WATCH: Darren Aronofsky Refuses to Use Real Animals in 'Noah'
American film director, screenwriter and film producer, Darren Aronofsky refused to use real animals while making the film “Noah,’ after working with primates on “The Fountain.” When it came to shooting scenes featuring animals for the new film, Aronofsy made the progressive and compassionate decision to use computer-generated imagery.
When Aronofsky had to film his menagerie of animals he made a promise to his leading man: “One of the first promises I made to Russell Crowe when he took on the role,” Aronofsky said, was that “I promise you won’t be standing on a deck with two giraffes sticking out behind you.”
Computer animation artists at the effects company Industrial Light & Magic, created some 14,000 computer-generated animals, none of which resemble any real animals in the twenty-first century, lending an autheticity to the film. Aronofsky “didn’t want traditional animals,” said visual effects supervisor Marc Chu. “This is not your father’s Noah story,” he added.
In an exclusive interview with the PETA, Aronofsky explains that it would not make sense to make a film that is about saving animals, if they are being put in harm’s way on the film set. Aronofsky recalls his experience working with live primates in the making of, The Fountain. “I was pretty alarmed with the condition that they were being kept in,” he said.
“When you’re doing Noah’s ark, of course you’re going to be dealing with animals—that’s the whole story,” Aronofsky said. “Immediately, it would be very questionable to start taking sentient creatures and sticking them on a set .… [I]t’s kind of against the actual themes of the film.” Ultimately, he concluded, “It’s undoubtedly a more realistic, truthful film … because we were able to create our own animal kingdom.”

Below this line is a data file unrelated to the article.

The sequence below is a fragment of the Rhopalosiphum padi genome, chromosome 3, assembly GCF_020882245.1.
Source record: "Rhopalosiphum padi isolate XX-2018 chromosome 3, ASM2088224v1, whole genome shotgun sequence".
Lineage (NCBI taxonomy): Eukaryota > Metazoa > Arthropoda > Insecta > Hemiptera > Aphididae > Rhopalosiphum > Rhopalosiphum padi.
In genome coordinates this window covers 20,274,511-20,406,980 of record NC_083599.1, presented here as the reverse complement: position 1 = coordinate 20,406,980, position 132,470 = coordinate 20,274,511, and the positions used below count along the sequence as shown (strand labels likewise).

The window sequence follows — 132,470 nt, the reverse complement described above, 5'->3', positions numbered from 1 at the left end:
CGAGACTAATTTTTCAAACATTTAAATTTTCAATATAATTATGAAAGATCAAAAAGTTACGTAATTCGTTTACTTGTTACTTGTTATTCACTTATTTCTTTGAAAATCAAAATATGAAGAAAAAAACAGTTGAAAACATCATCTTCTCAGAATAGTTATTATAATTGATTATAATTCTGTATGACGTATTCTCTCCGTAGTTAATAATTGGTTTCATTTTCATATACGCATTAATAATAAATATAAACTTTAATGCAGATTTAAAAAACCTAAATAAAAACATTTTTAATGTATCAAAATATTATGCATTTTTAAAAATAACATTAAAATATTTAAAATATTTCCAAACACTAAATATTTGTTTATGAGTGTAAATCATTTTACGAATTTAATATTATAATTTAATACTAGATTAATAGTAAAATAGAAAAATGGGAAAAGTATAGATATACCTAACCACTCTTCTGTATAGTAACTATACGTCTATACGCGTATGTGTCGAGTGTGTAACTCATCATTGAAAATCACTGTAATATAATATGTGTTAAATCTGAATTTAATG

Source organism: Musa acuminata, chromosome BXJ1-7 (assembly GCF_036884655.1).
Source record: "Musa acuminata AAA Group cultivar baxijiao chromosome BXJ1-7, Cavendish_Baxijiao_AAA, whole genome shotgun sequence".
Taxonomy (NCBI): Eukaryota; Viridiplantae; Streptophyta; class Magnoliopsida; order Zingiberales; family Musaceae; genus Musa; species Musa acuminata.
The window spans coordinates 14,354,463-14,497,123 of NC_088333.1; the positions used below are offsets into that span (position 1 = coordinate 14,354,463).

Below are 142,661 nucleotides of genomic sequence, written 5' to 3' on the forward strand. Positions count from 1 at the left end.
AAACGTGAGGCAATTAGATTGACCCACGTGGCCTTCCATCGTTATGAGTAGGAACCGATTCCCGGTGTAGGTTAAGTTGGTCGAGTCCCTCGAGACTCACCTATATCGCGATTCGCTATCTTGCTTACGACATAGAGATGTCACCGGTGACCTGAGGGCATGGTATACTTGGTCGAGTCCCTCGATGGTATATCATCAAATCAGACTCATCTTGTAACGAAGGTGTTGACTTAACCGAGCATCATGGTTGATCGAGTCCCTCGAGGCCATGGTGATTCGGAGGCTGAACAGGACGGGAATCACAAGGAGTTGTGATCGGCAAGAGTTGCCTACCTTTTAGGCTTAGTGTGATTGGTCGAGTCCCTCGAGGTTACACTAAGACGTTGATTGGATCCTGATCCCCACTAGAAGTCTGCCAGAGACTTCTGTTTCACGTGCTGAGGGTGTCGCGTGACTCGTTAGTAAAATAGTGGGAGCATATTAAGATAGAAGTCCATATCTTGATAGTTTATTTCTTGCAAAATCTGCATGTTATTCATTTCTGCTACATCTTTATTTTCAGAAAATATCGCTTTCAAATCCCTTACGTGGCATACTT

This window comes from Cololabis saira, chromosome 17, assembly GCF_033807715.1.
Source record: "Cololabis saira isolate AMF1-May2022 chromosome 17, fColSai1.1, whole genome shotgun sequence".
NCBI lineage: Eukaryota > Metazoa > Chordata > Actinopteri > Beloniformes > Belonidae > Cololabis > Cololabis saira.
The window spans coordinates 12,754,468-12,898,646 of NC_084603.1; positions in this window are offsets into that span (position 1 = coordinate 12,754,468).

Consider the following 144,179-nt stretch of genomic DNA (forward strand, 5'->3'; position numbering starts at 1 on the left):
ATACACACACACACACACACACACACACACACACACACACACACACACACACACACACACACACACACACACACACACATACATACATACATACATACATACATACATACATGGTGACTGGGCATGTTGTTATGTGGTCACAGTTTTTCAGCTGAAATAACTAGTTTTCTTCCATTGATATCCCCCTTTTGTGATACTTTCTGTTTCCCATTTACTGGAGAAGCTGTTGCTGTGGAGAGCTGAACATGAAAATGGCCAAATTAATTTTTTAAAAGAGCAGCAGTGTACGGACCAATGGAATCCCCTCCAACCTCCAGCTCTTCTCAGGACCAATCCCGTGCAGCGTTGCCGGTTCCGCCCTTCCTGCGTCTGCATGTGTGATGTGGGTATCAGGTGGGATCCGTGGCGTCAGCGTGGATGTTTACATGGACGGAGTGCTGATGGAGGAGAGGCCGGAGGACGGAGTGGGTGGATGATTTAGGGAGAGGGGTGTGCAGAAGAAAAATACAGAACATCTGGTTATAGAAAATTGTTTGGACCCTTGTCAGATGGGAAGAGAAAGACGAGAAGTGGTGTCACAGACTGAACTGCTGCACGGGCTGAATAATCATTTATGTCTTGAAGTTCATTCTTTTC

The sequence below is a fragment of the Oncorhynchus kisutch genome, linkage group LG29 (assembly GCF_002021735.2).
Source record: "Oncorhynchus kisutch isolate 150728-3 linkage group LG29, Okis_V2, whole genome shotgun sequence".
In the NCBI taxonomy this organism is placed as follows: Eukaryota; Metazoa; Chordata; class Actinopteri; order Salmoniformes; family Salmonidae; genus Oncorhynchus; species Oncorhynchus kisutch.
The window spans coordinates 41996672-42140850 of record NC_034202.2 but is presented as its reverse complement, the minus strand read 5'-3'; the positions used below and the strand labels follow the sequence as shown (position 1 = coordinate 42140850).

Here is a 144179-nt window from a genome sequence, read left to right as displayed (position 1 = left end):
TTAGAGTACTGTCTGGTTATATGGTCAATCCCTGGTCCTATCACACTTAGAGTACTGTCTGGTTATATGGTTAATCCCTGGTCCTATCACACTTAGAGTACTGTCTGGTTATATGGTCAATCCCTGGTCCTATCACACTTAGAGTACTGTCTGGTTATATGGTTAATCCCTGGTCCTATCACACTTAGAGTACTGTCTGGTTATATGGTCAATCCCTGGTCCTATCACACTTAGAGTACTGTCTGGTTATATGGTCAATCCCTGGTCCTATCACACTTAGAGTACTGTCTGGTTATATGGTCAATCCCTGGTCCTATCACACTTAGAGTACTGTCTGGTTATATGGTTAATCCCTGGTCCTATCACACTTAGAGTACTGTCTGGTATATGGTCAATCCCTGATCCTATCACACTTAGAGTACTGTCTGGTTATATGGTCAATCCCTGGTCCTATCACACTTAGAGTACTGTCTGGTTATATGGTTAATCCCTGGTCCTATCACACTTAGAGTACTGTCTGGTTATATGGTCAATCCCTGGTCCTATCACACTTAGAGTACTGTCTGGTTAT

Thanks to visionary directors like Aronofsky, and the use of advanced technology, the suffering of animals for film and television will soon be a thing of the past. Aronosky insists that adding digital animals in postproduction saves an enormous amount of time and money. “You’re gonna spend a lot more time on set dealing with a live animal,” he said. “There’s really no reason to do it anymore because the technology has arrived. … You can pretty much bring anything to life.”
According to PETA, “[a]nimals used in film and television typically spend their lives in small cagesand are deprived of everything that is natural and important to them. Many are torn away from their mothers shortly after birth and subjected to abusive training methods, such as beatings, electric shocks, and food deprivation, to suppress their instinctive behavior. Once they grow old and are no longer useful to their trainers, they are usually cast off to seedy roadside zoos or other substandard facilities.”
Although there are many reasons to see visionary filmmaker Aronofsky’s new film, Noah, such as its awe-inspiring visuals, epic story, and star-studded cast, which features Russell Crowe, Jennifer Connelly, Emma Watson, and Anthony Hopkins, knowing that no animals were exploited, or harmed for the making of the film makes it all the more appealing.
The director’s decision has already earned him the inaugural Humane Filmmaker Award from activists at the Humane Society of the United States (HSUS), who have officially given their support to the Noah film.
Check out Noah in theaters on March 28, and see the future of fimmaking!
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